#1
Hello everyone.
Just a quick summary of my guitar playing before i get this thread started.
I've been playing guitar for just 2 years now (primarily electric, but i can play both to a good standard). I'm a lead player but i feel both my rhythm and lead playing are very strong.
My main weakness with my playing is a large lack of theory.
The purpose behind this thread was that i'm learning the new song Not Ready To Die by Avenged Sevenfold, and because it's new there are no tabs, but i just love the song, it's got some really heavy riffs and eery soloing which i love.
I thought now would be a good time to work on my ear training. I'm already good at training by ear, however, my main problem is, when learning by ear, is it a good idea to identify which scales things are played in etc?
As i said i don't know too much about theory, only the very basics, but i want to get better at my ear training.
With all songs (this song in particular) is there generally a scale or key the guitarists follow? If so, could anyone give me some sort of direction in which way to go about it?
I hope this makes sense. The link to the song is below:

http://www.youtube.com/watch?v=xBo5zvhdeM0

Thanks a lot. (:
#2
Bumping for great justice.
Answers would be appreciated if possible. :\
#3
how many songs have you learned by ear prior to this one? if this is one of your first, I'd suggest learning easier songs first, green day the offspring bush and the ramones are great for ear training ....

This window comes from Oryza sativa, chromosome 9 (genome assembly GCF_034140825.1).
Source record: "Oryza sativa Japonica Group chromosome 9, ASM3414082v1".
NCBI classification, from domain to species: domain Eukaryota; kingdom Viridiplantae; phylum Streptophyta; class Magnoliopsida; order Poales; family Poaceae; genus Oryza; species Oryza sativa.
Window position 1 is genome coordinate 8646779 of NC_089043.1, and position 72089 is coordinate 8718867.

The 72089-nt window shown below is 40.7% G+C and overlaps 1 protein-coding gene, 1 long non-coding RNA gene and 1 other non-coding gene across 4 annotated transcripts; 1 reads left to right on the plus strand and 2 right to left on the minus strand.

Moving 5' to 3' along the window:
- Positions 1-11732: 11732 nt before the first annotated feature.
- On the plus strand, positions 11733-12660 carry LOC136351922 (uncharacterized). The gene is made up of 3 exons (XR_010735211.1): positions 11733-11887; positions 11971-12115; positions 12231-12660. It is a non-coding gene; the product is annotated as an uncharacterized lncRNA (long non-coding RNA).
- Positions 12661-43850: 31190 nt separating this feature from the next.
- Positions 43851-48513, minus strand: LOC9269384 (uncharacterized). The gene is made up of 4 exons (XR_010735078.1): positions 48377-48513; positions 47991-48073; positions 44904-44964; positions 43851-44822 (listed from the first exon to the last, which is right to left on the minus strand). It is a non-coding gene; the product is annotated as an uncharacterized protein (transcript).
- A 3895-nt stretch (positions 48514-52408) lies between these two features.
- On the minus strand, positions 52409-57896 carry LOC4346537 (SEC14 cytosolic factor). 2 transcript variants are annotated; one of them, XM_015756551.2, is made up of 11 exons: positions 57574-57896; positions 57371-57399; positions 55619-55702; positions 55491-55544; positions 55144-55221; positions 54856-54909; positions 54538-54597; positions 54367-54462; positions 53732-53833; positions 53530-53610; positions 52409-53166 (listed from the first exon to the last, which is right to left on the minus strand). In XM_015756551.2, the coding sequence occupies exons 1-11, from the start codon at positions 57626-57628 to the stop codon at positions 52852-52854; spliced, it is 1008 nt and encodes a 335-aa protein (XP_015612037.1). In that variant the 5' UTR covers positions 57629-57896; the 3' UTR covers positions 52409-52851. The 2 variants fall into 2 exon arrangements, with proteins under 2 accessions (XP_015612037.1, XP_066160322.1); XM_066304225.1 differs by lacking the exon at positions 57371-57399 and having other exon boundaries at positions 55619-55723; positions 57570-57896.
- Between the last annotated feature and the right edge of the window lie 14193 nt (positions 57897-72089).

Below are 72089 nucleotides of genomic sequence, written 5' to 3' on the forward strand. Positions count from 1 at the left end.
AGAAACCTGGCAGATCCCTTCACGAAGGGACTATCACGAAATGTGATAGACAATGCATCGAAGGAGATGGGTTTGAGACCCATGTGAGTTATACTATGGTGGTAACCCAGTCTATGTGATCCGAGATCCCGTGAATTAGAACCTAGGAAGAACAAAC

also while ear training you should be listening for the differences between intervals, the scale wont always hold the notes you need. can you hear the difference between a perfect fifth and a perfect fourth? how about major and minor thirds? major and minor seconds? diminished fifth/ augmented fourth? major and minor sixth? how bout the octave the amjor and minor seventh?

if you can tell these, you can tell how far apart the notes are so you should be able to figure out most of the notes by figuring out one note.... get some software to slow down the song without altering the pitch and you'll be fine....
Quote by Dirk Gently
Some pieces are only meant to be played by people with six fingers on their fretting hand. Sorry.
#4
Quote by krypticguitar87
how many songs have you learned by ear prior to this one? if this is one of your first, I'd suggest learning easier songs first, green day the offspring bush and the ramones are great for ear training ....

also while ear training you should be listening for the differences between intervals, the scale wont always hold the notes you need. can you hear the difference between a perfect fifth and a perfect fourth? how about major and minor thirds? major and minor seconds? diminished fifth/ augmented fourth? major and minor sixth? how bout the octave the amjor and minor seventh?.